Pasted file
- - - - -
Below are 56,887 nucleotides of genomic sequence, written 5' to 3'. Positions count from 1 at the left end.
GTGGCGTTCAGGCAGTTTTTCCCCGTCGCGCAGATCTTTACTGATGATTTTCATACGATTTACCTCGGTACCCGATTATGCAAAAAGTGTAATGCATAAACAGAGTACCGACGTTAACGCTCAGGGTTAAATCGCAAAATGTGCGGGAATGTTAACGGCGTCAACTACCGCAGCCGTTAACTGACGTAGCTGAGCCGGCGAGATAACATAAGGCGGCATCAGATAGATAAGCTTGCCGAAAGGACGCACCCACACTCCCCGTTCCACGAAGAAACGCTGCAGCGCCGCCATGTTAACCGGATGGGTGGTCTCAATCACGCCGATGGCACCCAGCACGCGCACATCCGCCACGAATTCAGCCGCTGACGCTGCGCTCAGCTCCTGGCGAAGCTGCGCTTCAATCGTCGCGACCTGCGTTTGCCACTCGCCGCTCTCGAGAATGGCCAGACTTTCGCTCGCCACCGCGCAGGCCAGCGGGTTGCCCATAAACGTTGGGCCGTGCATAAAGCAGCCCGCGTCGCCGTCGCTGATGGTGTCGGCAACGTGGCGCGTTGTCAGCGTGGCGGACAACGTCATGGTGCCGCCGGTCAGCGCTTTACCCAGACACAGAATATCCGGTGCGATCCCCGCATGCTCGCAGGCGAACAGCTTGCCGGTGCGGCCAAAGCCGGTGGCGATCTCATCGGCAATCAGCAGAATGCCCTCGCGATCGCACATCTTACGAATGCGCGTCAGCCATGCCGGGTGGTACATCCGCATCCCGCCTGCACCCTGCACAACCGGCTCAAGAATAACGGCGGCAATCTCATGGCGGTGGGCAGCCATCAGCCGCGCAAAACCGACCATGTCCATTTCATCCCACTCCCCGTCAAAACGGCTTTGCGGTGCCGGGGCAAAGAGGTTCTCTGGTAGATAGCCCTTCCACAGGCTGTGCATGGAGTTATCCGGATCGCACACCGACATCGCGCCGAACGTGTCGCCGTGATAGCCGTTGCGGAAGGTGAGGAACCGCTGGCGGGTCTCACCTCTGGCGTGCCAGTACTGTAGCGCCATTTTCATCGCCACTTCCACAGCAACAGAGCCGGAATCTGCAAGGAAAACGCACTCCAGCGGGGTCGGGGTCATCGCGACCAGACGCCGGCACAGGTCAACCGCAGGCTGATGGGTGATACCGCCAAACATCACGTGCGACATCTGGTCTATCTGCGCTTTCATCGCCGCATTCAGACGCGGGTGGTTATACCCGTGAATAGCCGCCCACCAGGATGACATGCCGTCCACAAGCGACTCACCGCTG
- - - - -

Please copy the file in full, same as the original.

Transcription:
Below are 56,887 nucleotides of genomic sequence, written 5' to 3'. Positions count from 1 at the left end.
GTGGCGTTCAGGCAGTTTTTCCCCGTCGCGCAGATCTTTACTGATGATTTTCATACGATTTACCTCGGTACCCGATTATGCAAAAAGTGTAATGCATAAACAGAGTACCGACGTTAACGCTCAGGGTTAAATCGCAAAATGTGCGGGAATGTTAACGGCGTCAACTACCGCAGCCGTTAACTGACGTAGCTGAGCCGGCGAGATAACATAAGGCGGCATCAGATAGATAAGCTTGCCGAAAGGACGCACCCACACTCCCCGTTCCACGAAGAAACGCTGCAGCGCCGCCATGTTAACCGGATGGGTGGTCTCAATCACGCCGATGGCACCCAGCACGCGCACATCCGCCACGAATTCAGCCGCTGACGCTGCGCTCAGCTCCTGGCGAAGCTGCGCTTCAATCGTCGCGACCTGCGTTTGCCACTCGCCGCTCTCGAGAATGGCCAGACTTTCGCTCGCCACCGCGCAGGCCAGCGGGTTGCCCATAAACGTTGGGCCGTGCATAAAGCAGCCCGCGTCGCCGTCGCTGATGGTGTCGGCAACGTGGCGCGTTGTCAGCGTGGCGGACAACGTCATGGTGCCGCCGGTCAGCGCTTTACCCAGACACAGAATATCCGGTGCGATCCCCGCATGCTCGCAGGCGAACAGCTTGCCGGTGCGGCCAAAGCCGGTGGCGATCTCATCGGCAATCAGCAGAATGCCCTCGCGATCGCACATCTTACGAATGCGCGTCAGCCATGCCGGGTGGTACATCCGCATCCCGCCTGCACCCTGCACAACCGGCTCAAGAATAACGGCGGCAATCTCATGGCGGTGGGCAGCCATCAGCCGCGCAAAACCGACCATGTCCATTTCATCCCACTCCCCGTCAAAACGGCTTTGCGGTGCCGGGGCAAAGAGGTTCTCTGGTAGATAGCCCTTCCACAGGCTGTGCATGGAGTTATCCGGATCGCACACCGACATCGCGCCGAACGTGTCGCCGTGATAGCCGTTGCGGAAGGTGAGGAACCGCTGGCGGGTCTCACCTCTGGCGTGCCAGTACTGTAGCGCCATTTTCATCGCCACTTCCACAGCAACAGAGCCGGAATCTGCAAGGAAAACGCACTCCAGCGGGGTCGGGGTCATCGCGACCAGACGCCGGCACAGGTCAACCGCAGGCTGATGGGTGATACCGCCAAACATCACGTGCGACATCTGGTCTATCTGCGCTTTCATCGCCGCATTCAGACGCGGGTGGTTATACCCGTGAATAGCCGCCCACCAGGATGACATGCCGTCCACAAGCGACTCACCGCTG